Miller Fisher syndrome diagnosis and treatment in a patient with SARS-CoV-2


This case report describes the clinical characteristics of a 50-year-old woman that developed SARS-CoV-2 pneumonia and was admitted at the COVID-19 dedicated unit where she developed neurological symptoms 10 days after admission. After neurological examination, including a panel of blood cerebrospinal fluid biomarkers, a diagnosis of Miller Fisher syndrome (MFS) was hypothesized and intravenous immunoglobulin therapy (IVIG) was initiated. Fourteen days after the start of IVIG treatment, the patient has been discharged at home with the resolution of respiratory symptoms and only minor hyporeflexia at the lower limbs, without any side effect.

The diffusion of the novel coronavirus SARS-CoV-2 has rapidly spread worldwide, with several cases requiring intensive care and hospitalization because of the severe respiratory symptoms requiring assisting devices. Miller Fisher syndrome (MFS), a variant of Guillain-Barré syndrome (GBS), is characterized by the clinical triad of ophthalmoplegia, ataxia, and areflexia. About 60% of the above mentioned autoimmune syndromes can be infection-related by humoral and cellular cross-reactivity (Pusch et al. 2018), most frequently gastrointestinal (Campylobacter jejuni) or respiratory tract infections, including influenza (Sellers et al. 2017).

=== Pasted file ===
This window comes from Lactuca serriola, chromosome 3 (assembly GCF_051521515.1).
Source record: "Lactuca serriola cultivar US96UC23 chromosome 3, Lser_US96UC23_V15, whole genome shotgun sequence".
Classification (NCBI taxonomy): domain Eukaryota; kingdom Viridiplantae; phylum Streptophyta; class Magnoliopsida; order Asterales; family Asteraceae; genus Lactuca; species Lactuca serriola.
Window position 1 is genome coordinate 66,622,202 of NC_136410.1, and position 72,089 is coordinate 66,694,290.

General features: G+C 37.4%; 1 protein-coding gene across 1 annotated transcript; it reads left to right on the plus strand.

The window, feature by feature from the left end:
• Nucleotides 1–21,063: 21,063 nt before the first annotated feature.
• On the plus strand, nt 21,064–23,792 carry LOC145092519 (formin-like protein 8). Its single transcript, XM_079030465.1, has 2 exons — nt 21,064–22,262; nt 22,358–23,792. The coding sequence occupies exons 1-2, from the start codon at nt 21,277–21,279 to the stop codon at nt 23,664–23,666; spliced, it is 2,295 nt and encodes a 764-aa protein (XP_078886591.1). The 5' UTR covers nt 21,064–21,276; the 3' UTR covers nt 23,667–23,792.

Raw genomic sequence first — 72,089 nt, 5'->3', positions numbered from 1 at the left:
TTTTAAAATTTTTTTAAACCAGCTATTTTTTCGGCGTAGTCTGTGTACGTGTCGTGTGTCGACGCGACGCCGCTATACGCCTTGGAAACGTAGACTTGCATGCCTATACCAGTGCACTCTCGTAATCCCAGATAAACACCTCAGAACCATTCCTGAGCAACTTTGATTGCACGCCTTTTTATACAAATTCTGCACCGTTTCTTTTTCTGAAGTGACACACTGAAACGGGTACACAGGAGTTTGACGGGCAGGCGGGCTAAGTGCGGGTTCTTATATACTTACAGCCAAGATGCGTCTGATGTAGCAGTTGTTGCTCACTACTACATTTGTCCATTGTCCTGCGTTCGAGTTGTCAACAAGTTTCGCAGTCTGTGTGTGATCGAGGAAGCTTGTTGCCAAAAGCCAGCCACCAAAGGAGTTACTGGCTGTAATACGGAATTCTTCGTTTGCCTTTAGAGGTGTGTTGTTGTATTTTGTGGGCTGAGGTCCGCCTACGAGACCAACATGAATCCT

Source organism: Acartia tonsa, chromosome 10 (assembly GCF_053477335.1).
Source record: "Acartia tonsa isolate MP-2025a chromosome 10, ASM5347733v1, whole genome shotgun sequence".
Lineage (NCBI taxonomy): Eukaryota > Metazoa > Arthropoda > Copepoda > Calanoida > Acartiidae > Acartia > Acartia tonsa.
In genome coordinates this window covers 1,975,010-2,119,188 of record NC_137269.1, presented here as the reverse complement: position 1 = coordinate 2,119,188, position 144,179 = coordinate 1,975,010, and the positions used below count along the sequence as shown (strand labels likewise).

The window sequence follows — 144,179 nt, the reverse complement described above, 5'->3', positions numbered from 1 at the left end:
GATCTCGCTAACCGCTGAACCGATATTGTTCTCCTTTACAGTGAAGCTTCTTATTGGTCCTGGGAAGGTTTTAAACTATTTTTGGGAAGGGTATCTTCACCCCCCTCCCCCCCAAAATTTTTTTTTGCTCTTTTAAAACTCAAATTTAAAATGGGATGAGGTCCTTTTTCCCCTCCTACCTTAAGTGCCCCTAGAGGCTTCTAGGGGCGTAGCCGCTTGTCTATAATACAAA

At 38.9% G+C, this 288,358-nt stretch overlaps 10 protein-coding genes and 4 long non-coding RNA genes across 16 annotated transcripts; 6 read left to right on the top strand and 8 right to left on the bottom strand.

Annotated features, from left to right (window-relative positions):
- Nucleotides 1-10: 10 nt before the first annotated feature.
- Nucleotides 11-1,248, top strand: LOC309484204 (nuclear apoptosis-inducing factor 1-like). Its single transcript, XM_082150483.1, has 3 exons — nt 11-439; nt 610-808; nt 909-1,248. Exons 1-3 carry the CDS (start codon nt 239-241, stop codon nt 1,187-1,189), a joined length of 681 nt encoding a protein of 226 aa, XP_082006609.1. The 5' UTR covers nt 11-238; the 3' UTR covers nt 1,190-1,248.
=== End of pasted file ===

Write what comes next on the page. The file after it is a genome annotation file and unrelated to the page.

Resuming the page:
A previously healthy 50-year-old female, who worked as a healthcare assistant in an assisted living community, was admitted to the hospital with a diagnosis of bilateral pneumonia as a consequence of the SARS-CoV-2 infection. The first symptoms 6 days before the admission were fever and cough, and a significant alteration of taste was reported. In the COVID-19 protected area, she was treated with antiviral therapy (lopinavir + ritonavir) for 14 days, hydroxychloroquine for 10 days, antibiotic therapy, and oxygen support (35%). Ten days after hospital admission, the pulmonary function improved, but the patient developed neurological signs such as diplopia and facial paresthesia. The first neurological examination found walking impairment due to ataxia, ophthalmoplegia with diplopia in vertical and lateral gaze, left upper arm cerebellar dysmetria, generalized areflexia, mild lower facial defects, and mild hypoesthesia in the left mandibular and maxillary branch of the face.